Last of the seeds and vegetables are in the ground. I can tell I’m getting older. I feel this in my knees more than I used to. And my fingers. You see those old farmers, the guys that are in their eighties now, the ones who farmed with simpler machines or the ones who grew up using horses, and their hands are often all twisted and knotted up from arthritis and they have a hard time doing simple things with them. I get it. I can feel it coming eventually.
It’s been a dry spring. A lot of people are glad of that, after the wet spring we had last year. Some farms barely got anything in the ground because the ground never dried out enough. It was going to rot seeds. I’ve heard people in the cafe say, “Well, at least this year it’s dry.” But dry makes them worry, too. Every body has a guess of how the season will go. Will we have enough rain or not. As if any of us had any idea. The old guys, they read signs — what the birds are doing, the direction of the wind. One guy told me he gets an idea from what kind of wildflowers he has in his pasture. I said, “Doesn’t that just tell you how much rain you just had? As opposed to what’s coming?” But he insisted it did. Some people have been stretched pretty bad by the weather last year, and how bad the prices have been. So they’re really hoping this is a good year. They need it. My dad always said there were some farmers who were confident no matter how bleak the weather looked, and others worried no matter how good it looked. I’m hearing more of the worried ones the last few days.
You wish some of these guys got closer to their dirt. Being down on my knees the last few weeks, every night until dart, turning the dirt in the yard over fresh. It looks crusted on the top, dried-out with the tramped and dried leavings of last season’s grass. But you get a spade into it and turn it and it’s something else. We have great soil right around town here, rich black loam. Lots of worms and lives stuff in it. You can smell it, that sweet and sour smell of living stuff. We’ve turned a lot of compost into it over the past eight or nine years. Our neighbors hate the compost pile — it does smell pretty bad. But when you turn this earth and feel how alive it is you forget. The whole ground is alive under us, alive and moist and rich. It will keep us this year, as it always has.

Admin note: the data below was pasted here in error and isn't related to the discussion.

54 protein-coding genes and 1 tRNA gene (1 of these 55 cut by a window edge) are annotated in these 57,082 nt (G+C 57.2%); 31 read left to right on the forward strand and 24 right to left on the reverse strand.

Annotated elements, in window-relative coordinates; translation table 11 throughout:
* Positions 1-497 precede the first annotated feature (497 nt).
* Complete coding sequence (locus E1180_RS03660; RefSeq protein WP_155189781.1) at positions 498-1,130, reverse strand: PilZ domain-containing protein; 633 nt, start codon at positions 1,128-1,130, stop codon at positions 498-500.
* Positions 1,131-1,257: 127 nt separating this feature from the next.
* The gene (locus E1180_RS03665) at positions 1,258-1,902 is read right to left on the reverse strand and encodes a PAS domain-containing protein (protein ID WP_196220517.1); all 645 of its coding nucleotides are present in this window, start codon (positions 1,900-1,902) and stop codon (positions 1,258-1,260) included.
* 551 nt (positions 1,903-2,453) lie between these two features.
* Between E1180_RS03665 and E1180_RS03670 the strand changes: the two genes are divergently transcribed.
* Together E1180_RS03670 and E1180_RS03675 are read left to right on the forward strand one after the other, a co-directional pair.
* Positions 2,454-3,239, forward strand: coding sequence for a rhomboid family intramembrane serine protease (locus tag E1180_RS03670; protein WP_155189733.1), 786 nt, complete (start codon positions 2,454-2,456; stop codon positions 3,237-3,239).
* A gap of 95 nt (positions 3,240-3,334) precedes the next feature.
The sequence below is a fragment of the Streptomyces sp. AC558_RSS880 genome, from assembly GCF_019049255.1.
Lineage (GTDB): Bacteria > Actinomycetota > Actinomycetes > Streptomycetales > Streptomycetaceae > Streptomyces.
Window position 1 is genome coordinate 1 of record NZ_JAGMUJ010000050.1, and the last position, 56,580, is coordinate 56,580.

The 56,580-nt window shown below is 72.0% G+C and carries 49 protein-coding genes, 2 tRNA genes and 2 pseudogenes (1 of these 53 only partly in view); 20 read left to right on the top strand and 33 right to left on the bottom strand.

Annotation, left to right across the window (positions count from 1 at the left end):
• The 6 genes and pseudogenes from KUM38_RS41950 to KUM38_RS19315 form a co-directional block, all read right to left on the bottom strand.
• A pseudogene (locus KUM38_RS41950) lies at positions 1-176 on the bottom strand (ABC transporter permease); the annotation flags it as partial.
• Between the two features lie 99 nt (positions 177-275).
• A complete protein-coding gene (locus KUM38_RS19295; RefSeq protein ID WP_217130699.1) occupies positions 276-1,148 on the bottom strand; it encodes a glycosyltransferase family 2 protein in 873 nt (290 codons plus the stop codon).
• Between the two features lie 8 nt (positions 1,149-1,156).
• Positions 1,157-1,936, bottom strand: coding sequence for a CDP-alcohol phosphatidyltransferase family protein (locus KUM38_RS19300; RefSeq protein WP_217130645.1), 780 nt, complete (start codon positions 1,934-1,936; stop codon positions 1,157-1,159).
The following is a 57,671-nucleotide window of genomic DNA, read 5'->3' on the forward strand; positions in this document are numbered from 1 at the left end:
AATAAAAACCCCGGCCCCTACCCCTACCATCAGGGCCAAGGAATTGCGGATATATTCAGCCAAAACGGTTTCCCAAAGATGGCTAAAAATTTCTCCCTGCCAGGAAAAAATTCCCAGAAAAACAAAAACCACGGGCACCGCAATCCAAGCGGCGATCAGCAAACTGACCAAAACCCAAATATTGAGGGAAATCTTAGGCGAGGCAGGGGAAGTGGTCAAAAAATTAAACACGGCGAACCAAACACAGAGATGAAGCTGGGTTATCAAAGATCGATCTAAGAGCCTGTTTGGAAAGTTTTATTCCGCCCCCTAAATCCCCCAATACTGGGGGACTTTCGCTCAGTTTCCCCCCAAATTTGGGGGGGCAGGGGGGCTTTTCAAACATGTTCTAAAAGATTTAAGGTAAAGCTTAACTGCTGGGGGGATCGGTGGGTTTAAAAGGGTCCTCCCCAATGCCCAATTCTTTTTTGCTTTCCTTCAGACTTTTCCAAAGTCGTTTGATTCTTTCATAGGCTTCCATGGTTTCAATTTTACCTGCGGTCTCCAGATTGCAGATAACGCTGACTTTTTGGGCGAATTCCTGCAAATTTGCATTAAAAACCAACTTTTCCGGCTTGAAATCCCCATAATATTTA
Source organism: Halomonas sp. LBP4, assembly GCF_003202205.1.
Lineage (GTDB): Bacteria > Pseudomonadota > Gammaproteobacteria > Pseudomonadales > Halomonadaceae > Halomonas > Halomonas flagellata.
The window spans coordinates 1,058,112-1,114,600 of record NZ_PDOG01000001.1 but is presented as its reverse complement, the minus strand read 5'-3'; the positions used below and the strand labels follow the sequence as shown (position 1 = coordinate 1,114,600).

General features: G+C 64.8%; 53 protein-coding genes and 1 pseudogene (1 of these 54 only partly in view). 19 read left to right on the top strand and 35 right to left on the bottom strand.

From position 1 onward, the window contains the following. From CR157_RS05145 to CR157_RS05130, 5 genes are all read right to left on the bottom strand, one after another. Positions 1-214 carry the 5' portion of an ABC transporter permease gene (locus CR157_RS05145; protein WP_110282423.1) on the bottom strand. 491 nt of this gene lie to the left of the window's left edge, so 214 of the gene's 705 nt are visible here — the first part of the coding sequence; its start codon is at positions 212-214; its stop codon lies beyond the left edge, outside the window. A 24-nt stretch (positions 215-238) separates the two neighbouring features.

For me, no matter how worried I am about the season when we start, by the time we’re done planting I feel sure about everything in the world. Usually in April I’m worrying about late frosts. Now I just feel full. I feel God’s generosity as I scoop the seedlings into the soft earth. You feel Grace, someone said at church, correcting me. That too, I guess. I feel like I’m in my place, my very safe place.
Guys with big farms should plant big gardens and spend some of their time in them. Nowadays you sit in the cab of one of those things, looking at the computer that tells you what to do. You’re not watching the field, except for which way to steer. You’re not really looking at the ground rolling by way beneath your big wheels. The machine does that for you. I don’t know what kind of numbers and readings those things give you, but I don’t think they can give you that rich smell that tells you that life is persisting, as it always has. Persisting and flourishing. And leaving its marks on your hands, your boots, your clothing. On you. As it does.